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DPOC Meeting Recap: Resolution on Community Land Trusts Goes Back for a Rewrite

A proposed resolution from the Democratic Party of Orange County’s West Vice Chair Diana Carey and the Republican County Board of Supervisors was pulled from the agenda last night to be revised by the Resolutions Committee because it failed to address core Democratic values of public access to Community Land Trust meetings, transparency and eliminating possible conflicts of interests in the make up of these quasi-public groups that rely on public money to fully function.

The timing of the resolution — submitted in early August — seems odd given that longtime Irvine Community Land Trust member Mary Anne Gaido was ousted just last week and the party tends to throw shade at things Irvine Council member Melissa Fox advocates.  It makes you wonder if Gaido’s goose was cooked weeks ago.

Here’s the draft resolution:


WHEREAS a Community Land Trust (CLT) is an independent non-profit corporation that is chartered to develop and steward housing for low and moderate income people, and to redevelop blighted neighborhoods, through the acquisition of  multiple parcels with the intention of permanently maintaining ownership of land which is then purchased or leased by qualifying participants, and

WHEREAS, a CLT, through its Board of Directors, stakeholders and residents, has a responsibility to occupants; and to ensure structural maintenance, through the ability to force repairs, cure defaults and maintain resident security, and

WHEREAS, CLTs are not focused on a single projects on a single land parcel, but are committed to active acquisitions and development aimed at expanding holdings to increase the supply of affordable housing and long-term sustainable community development,

THEREFORE, BE IT RESOLVED, the Democratic Party of Orange County is in support of County and local jurisdictions pursuing the use of Community Land Trusts to facilitate the development of affordable housing in Orange County.       

Submitted by Diana Lee Carey

Orange County Board of Supervisors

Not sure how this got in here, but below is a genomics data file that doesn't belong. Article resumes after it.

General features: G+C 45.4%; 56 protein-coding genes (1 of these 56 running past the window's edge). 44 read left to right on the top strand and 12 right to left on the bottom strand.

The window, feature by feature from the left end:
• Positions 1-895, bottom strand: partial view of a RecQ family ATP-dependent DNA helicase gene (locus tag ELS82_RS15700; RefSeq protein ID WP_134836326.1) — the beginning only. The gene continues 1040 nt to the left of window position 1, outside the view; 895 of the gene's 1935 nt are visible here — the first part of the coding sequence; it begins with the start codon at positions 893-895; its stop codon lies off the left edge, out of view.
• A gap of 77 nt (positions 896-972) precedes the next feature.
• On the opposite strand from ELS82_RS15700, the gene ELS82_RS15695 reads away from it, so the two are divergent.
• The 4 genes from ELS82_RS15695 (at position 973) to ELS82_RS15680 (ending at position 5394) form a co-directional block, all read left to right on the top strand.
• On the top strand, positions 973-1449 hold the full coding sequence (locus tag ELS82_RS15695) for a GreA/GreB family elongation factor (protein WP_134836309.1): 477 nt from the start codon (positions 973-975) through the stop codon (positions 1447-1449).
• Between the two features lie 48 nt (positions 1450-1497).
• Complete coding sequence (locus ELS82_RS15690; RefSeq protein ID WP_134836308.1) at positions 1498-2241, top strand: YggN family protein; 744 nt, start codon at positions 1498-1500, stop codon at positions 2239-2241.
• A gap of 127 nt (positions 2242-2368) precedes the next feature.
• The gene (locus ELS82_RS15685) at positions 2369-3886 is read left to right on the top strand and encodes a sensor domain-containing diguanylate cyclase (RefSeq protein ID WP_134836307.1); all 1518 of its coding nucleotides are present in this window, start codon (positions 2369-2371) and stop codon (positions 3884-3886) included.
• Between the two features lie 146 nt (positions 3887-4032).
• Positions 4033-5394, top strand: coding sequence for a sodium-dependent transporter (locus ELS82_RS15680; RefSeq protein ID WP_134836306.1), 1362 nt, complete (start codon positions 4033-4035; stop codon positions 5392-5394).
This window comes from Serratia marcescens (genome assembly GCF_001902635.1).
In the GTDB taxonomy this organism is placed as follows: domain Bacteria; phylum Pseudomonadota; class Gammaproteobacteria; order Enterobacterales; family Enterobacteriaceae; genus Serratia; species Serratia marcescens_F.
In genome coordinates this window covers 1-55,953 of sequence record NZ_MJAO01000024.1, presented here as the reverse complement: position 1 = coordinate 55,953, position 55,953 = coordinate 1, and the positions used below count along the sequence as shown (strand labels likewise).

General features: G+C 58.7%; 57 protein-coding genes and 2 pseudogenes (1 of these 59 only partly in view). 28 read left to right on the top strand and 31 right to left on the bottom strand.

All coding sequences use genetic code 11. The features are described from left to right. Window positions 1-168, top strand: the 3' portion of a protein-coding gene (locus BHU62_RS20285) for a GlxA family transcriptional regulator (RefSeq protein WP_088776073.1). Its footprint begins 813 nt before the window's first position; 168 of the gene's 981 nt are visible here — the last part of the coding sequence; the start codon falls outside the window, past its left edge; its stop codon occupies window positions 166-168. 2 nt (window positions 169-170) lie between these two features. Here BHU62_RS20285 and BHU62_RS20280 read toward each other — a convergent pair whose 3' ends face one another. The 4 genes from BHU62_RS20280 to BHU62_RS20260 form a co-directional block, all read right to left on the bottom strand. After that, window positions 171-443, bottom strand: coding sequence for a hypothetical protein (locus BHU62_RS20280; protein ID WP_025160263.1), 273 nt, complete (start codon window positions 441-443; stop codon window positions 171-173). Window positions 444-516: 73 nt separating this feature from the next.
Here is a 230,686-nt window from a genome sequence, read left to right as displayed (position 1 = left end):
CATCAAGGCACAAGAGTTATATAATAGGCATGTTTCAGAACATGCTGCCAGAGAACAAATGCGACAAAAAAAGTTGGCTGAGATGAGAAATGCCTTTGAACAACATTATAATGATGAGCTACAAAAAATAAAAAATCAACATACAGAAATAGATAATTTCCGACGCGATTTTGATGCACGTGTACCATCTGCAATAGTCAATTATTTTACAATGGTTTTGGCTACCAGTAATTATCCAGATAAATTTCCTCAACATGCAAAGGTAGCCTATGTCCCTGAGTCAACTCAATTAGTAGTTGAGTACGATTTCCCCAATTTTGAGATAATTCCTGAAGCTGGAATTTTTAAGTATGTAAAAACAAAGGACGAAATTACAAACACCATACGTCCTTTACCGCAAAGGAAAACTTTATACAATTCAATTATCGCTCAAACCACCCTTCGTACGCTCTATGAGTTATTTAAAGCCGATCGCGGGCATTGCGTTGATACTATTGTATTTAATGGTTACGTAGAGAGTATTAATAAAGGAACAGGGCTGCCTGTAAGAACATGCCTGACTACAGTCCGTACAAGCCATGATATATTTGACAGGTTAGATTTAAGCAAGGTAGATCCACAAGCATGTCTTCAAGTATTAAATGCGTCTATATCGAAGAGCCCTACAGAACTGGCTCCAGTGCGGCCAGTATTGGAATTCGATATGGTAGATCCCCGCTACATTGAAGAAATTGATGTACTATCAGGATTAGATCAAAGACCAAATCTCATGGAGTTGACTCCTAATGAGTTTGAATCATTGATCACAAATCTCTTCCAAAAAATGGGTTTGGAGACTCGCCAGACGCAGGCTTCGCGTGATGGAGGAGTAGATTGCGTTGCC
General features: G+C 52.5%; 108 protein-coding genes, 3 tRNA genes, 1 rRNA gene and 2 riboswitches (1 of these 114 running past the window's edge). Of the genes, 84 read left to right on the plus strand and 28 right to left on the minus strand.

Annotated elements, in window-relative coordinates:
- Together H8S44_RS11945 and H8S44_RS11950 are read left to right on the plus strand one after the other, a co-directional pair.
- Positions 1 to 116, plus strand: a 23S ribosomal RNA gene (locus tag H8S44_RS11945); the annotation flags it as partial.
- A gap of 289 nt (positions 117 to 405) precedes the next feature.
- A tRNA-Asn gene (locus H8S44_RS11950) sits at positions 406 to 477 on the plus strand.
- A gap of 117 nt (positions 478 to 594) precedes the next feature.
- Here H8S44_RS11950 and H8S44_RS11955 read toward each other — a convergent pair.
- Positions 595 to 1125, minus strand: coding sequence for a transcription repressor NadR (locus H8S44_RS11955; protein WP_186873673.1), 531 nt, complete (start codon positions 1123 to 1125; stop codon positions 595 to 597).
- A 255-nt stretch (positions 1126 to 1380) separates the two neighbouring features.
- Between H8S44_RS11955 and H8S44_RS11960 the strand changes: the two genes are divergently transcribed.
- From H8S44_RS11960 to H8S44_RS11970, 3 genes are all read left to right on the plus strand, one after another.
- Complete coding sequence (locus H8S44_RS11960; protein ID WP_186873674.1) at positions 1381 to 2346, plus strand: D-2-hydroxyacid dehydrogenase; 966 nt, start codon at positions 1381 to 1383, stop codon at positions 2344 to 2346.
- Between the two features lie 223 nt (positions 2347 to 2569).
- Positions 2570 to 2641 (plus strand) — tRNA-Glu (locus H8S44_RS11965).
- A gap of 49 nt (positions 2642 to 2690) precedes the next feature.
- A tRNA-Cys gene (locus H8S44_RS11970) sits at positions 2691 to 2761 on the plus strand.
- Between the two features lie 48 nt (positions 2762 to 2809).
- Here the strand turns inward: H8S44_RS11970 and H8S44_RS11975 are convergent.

Now there’s a lot to like in this draft, but it’s incomplete.  Community Land Trusts use public money.  I’m told the County Board of Supervisors’ plans for using a Community Land Trust in Santa Ana will actually displace a number of residents.  Writer Gustavo Arellano spoke about this at a recent Laguna Woods Democratic Club meeting, so if someone wants to provide details of his talk, please do so in the comments.  I’m told if you’re a fan of gentrification, you ought to vote for the Party’s resolution.

In Irvine, the Community Land Trust recently separated from the city and changed its bylaws.  The public can no longer attend this meetings and board members are not subject to the Brown Act.  One source tells TheLiberalOC the moves were made because Patrick Strader, a ICLT board member and a consultant to FivePoint, no longer wanted to submit financial disclosure forms annually (a form 700).  Objections to ICLT also comes in the form of obvious conflict of interest issues; Strader has business before the city council and has contributed financially the campaign coffers of board president Melissa Fox and board Treasurer Christina Shea — both Irvine City Council members.  No Brown Act requirements, no public access, a deep-pocketed developer’s consultant all deciding issues of affordable housing and low income housing…..what could possibly go wrong?

So adding a couple of paragraphs that deal with transparency, public access and openness would make this resolution a lot easier to swallow.  Adding language that encourages strong public transportation options near new affordable/low income housing projects also makes sense.

The vote was 26-15 with one abstention.  And South Vice Chair and Irvine City Council candidate Farrah Khan voted with the majority and was almost immediately criticized for her vote by another member who said “why don’t you support affordable housing?”  That’s one of the biggest turkeys of an argument I’ve heard at these meetings.  Khan has been a tireless advocate for helping the city of Irvine find housing solutions for the homeless and fully supports affordable housing options for city residents.  It’s the wrong narrative for anyone who believes in affordable housing.

To a member, the majority of the DPOC Central Committee supports affordable housing options throughout the county.  But where public money is involved, the party should support core values of openness, transparency, and public input/access.  We should condemn practices that encourage conflict of interest.  So the vast majority of Democratic voters does supports the work of what a community land trust does, but perhaps not how they conduct themselves or run their affairs.  How hard is it to open a door and let the public in?

The Resolutions Committee has 60 days to present a revised resolution.  I have one already drafted that’s being edited now